How to pop really fluffy popcorn?
- sweet100s Jul 11, 2010 07:06 PM
What is the secret to popping *really* fluffy popcorn?
Am interested in hearing whatever way you have experienced the best results
- Air Popper
I think it's the type of corn that affects it the most. There aren't too many brands available (that are not microwave in a bag) where I live. I like Orville Redenbacker sp?, the best. I just follow the directions on the jar. I use a heavy cast iron dutch oven with great results. I usually don't even need to shake the pan!
It's just as easy as microwave popcorn without all of those additives.
I've never used an air popper. I, too, would love to here others experiences.
I only make popcorn on the stove, no special equipment, no oil, using generic brand popcorn. Weezy is right: the trick is to make sure there's no condensation.
I put the kernels in a saucepan on low heat and crack the lid to let the steam escape and the kernels brown, then close the lid once they start popping. It takes a bit of time and patience but my popcorn is always fluffy.
Years ago, I read a tip about putting about 1 teaspoon of water in the popcorn storage jar to help increase the moisture in the kernels. I popped the corn on the stove in a heavy pan with a lid, in a tablespoon of clarified butter for 1/3 cup of kernels, It was always perfect, pre-buttered, and very fluffy, even when using supermarket brands; Orville Reddenbacker seemed to be a little, but not much, better.
My ex-husband and I many batches of very good microwaved popcorn from a Presto Power Popper, I unearthed this recently while helping him get ready to sell his house. We' d forgotten all about it.
I've never been fond of air-popped corn: too dry and flavorless for me, I don't eat popcorn anymore, having developed a corn allergy, and I miss it!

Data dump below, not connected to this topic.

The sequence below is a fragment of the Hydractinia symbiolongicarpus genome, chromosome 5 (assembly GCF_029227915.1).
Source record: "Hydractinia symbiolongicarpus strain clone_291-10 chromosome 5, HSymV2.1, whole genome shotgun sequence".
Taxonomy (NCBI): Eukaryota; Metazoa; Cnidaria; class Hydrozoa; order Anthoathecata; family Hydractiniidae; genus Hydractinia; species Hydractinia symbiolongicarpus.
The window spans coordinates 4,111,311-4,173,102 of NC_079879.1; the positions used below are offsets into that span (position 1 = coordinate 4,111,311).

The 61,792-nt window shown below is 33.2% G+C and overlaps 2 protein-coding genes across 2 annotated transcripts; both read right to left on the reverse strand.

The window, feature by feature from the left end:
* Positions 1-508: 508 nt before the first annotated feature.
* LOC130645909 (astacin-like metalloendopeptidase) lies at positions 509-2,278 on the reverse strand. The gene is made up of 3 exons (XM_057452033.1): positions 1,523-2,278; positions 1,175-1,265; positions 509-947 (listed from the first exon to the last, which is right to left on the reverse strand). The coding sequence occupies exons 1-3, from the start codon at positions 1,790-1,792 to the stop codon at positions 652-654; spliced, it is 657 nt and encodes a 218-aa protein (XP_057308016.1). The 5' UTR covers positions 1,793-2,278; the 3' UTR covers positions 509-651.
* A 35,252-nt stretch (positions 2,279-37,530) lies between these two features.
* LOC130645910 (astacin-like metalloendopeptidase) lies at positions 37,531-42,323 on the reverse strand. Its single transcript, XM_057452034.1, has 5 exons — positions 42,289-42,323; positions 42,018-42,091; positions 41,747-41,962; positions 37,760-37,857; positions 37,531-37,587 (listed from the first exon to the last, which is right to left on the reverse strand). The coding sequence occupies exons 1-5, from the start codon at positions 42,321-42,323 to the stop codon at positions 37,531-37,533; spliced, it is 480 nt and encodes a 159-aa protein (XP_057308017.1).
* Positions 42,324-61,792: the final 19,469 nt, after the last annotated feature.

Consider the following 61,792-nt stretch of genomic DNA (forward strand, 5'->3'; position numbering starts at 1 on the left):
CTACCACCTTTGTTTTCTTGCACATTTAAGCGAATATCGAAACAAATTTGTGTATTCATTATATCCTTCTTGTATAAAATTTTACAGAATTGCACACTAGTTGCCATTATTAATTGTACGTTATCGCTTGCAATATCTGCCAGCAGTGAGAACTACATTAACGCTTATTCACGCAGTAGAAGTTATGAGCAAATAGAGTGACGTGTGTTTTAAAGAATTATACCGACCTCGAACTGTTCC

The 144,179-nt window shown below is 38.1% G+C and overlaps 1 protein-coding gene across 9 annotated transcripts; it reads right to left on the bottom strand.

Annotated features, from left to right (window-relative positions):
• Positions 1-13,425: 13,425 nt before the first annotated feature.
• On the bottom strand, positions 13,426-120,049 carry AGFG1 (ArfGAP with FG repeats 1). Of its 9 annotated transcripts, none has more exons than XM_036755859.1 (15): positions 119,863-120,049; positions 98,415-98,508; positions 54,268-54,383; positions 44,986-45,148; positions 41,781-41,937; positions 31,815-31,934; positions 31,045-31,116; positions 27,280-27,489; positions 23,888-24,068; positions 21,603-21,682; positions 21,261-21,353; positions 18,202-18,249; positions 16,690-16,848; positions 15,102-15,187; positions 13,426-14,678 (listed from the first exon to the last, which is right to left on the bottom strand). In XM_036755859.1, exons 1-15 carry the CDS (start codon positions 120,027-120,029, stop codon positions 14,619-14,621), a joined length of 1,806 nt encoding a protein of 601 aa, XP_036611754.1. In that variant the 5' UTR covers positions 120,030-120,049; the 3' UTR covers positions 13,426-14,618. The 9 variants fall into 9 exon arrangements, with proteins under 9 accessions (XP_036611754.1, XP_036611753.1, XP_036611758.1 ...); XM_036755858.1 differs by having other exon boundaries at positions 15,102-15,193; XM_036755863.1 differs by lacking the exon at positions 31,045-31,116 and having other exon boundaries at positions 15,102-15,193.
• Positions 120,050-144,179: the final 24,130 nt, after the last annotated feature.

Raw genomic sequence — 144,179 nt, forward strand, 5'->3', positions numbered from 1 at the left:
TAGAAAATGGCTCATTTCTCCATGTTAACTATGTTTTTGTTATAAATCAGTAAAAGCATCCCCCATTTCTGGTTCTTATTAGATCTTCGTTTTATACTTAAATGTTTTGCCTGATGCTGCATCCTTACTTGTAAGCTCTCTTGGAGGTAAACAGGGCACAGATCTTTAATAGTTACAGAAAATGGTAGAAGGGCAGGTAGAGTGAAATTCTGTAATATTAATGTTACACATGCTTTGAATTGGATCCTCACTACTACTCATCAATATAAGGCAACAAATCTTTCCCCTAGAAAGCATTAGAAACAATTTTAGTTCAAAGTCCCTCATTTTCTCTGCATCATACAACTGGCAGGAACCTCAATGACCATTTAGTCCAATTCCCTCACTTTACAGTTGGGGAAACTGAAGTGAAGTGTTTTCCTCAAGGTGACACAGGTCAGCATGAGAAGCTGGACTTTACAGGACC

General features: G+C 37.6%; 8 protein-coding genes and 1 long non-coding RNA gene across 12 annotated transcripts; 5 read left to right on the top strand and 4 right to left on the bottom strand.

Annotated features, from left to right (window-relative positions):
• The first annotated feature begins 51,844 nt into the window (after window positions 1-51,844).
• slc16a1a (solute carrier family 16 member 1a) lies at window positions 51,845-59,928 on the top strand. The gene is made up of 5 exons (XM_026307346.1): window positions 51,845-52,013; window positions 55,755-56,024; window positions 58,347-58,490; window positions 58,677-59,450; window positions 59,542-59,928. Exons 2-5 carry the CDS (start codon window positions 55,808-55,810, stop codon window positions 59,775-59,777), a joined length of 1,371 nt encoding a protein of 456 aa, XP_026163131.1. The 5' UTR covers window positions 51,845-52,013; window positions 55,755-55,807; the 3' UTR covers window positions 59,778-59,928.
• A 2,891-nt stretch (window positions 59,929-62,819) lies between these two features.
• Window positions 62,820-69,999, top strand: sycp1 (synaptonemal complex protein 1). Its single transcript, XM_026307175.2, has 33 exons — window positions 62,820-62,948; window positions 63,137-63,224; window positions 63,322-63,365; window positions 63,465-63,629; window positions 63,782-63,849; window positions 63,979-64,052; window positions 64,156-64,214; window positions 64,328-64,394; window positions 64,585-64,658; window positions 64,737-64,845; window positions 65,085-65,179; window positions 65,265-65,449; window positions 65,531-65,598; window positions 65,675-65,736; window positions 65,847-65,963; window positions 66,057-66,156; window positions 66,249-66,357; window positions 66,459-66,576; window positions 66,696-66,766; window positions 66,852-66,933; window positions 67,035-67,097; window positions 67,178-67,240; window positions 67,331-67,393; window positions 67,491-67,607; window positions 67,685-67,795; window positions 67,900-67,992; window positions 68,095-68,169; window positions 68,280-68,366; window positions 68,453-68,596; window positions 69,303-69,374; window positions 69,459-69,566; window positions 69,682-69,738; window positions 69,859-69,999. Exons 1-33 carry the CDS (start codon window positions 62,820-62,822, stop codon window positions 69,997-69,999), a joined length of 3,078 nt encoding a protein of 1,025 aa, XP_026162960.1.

Also, Alton Brown did a show on popcorn that may be elucidating, entertaining, or annoying, dependiing on your point of view.
I love popcorn, I always make it on the stove top, and I recently got one of those specialty popcorn makers, the whirly kind, as a gift. I had no faith in it, but the thing really works! It makes far fluffier popcorn than I've ever made in a regular pot, no matter how careful I am to release condensation. If you eat a lot of popcorn it's worth the 20 bucks or so.
Oh, and my favorite brand of popcorn is Cousin Willie's.
I am famous for making popcorn on the stove, no special secrets....pan, oil and popcorn.
I have tried and tried and came up with this method- overflowing 1/4 cup of popcorn (stored in the drawer), mixed with a tiny smidge of veggie/canola oil and touch of salt- put in paper lunch bag, lid folded over twice, place in porcelin dish to catch any random oil. pop in microwave for 2 minutes- perfection!
I bought the agave speel- so I have multiple bottle of this junk- so I melt agave and butter and just barely pour a stream over- and VOLIA!
We began using the hot air poppers for almost as long as they have been making them for home use. So far they have lasted an average of ten years before burning out.They make perfect, nongreasy, popcorn every time. Instead of butter, we have learned to appreciate the taste of warmed, extra virgin olive oil added after popping, and a bit of fine grain salt.
It, however, pumps out a lot of hot moist air, so in the summertime I use it outdoors.
I use an air popper. I put more popcorn in it than is recommended and shake it until the popping starts so I can make popcorn for six people. If you stop shaking the popper, it overheats and turns off for ten minutes. I also don't use the cap to melt the butter. I melt the butter in the microwave instead.
A friend of mine's parents used to send him a large number of bags of dried sweet corn. It was dried in a corn drier to a set moisture content then they sent him individual servings in lunch bags. He then microwaved the bag and made the best and largest popcorn that I have ever had. It also works in an air popper. It must be dried first though and can't be popped wet as you would find it at a roadside stand.